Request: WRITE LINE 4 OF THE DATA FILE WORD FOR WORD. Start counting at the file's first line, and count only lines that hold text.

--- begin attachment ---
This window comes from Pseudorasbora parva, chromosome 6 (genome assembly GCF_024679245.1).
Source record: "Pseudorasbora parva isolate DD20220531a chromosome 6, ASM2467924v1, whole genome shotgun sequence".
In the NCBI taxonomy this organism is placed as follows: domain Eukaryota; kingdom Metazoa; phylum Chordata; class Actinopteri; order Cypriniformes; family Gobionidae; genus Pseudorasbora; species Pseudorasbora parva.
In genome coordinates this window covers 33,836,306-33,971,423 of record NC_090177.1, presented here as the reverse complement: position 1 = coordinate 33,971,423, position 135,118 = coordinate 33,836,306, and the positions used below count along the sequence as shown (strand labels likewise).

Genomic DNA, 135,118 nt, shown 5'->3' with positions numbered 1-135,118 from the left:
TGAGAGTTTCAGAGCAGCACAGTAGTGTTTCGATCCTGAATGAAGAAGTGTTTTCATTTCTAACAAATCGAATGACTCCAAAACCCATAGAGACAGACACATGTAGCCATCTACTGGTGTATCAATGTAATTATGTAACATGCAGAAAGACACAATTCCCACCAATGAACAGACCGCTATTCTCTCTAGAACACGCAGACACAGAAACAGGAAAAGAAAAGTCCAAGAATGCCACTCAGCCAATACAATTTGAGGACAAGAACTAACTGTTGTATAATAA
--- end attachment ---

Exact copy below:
In genome coordinates this window covers 33,836,306-33,971,423 of record NC_090177.1, presented here as the reverse complement: position 1 = coordinate 33,971,423, position 135,118 = coordinate 33,836,306, and the positions used below count along the sequence as shown (strand labels likewise).